Language Selection

English French German Italian Portuguese Spanish

Book Review: Ubuntu for Non-Geeks

Filed under
Reviews

For those who tire of a Microsoft hegemony on their laptops and desktop PCs, there is another choice: Linux. This open source and essentially free version of Unix has the reputation of being for the über-techie, but if you want to give it a shot, there's a version called Ubuntu (a South African terms that means "humanity towards others") that may be up your alley. The book Ubuntu for Non-Geeks (2nd. edition) claims to be "a hands-on, project-based, take-it-slow guidebook for those interested in - but nervous about - switching to the Linux operating system."

I'd largely agree with this, and at $34.95, which includes a CD with the operating system (you can even try it before fully installing it on your hard drive), it's a cheap experiment. However, depending on what you want to do, it may be a bit trickier, technically, than the book implies.

Trying the operating system was as easy as putting the CD into my drive and rebooting.

More Here




Ubuntu for Non-Geeks

I was contacted by No Starch Press and I was offered a free book on Ubuntu for review and I must admit that this is a book I am more than glad to review.

I will try to be as balanced as possible in this review, but of course my judgement is influenced by my experience as an Ubuntu user, as a moderator on ubuntuforums.org and as a (geek) troubleshooter (and developer).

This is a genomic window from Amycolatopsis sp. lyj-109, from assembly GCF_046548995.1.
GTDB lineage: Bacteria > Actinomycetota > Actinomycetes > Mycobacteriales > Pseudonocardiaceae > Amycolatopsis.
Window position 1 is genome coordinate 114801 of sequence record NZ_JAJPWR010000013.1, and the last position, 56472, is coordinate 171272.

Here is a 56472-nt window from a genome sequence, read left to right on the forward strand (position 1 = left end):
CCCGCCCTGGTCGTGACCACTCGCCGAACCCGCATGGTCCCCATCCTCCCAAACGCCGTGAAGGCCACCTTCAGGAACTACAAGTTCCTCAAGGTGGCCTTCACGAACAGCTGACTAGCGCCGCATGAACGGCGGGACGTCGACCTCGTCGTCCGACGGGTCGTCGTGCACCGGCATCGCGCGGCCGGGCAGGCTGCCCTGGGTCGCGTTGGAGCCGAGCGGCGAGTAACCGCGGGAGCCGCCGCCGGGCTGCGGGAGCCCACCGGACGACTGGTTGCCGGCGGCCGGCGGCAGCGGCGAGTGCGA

That Full Review

Comment viewing options

Select your preferred way to display the comments and click "Save settings" to activate your changes.

More in Tux Machines

The real road to democracy: how open source is sparking a revolution in enterprise

Forget the dotcom bubble burst of the noughties; never before has the promise of a digital economy ranked so highly in the global marketplace. Having faced significant downturns over the last decade or so, many economies – the UK, Portugal and Iceland, to name a few – have spawned a new wave of digital entrepreneurs. Those who perhaps found themselves out of a job, or facing unprecedented levels of competition for limited employment opportunities after education, have created their own jobs and companies, bringing new found energy and increased competitiveness into the enterprise sector. Read more

ALT Linux 7.0.5 Arrives with Active Directory Support and Linux Kernel 3.14.41 LTS

Andrei Cherepanov had the great pleasure of informing us about the immediate availability for download of the fifth maintenance release of the Russian ALT Linux 7.0 operating system. Read more

OpenMandriva's Next Release Will be a Tribute to Mandrake Linux

Softpedia was among the first to report a few days ago the sad news that the French Mandriva S.A. company that developed, maintained, and distributed the popular Mandriva Linux operating system is in the process of being liquidated. Read more

An About.com Review Of Bodhi Linux

Bodhi Linux is a distribution I have followed for a number of years. I used to have it installed on my Acer Aspire Netbook and it featured in my list of "12 great distributions for netbooks" article that I wrote back in October 2013. The point of Bodhi Linux is to get out of your way and let you decide which applications are installed on your computer. I gave my previous review of Bodhi Linux the title "Quick but Quirky". The reason for that title was that the desktop whilst whizzing along quite nicely had a few strange Enlightenment-isms which would have made it a probably no-no for beginners. How does the latest version measure up? Read on and find out. Read more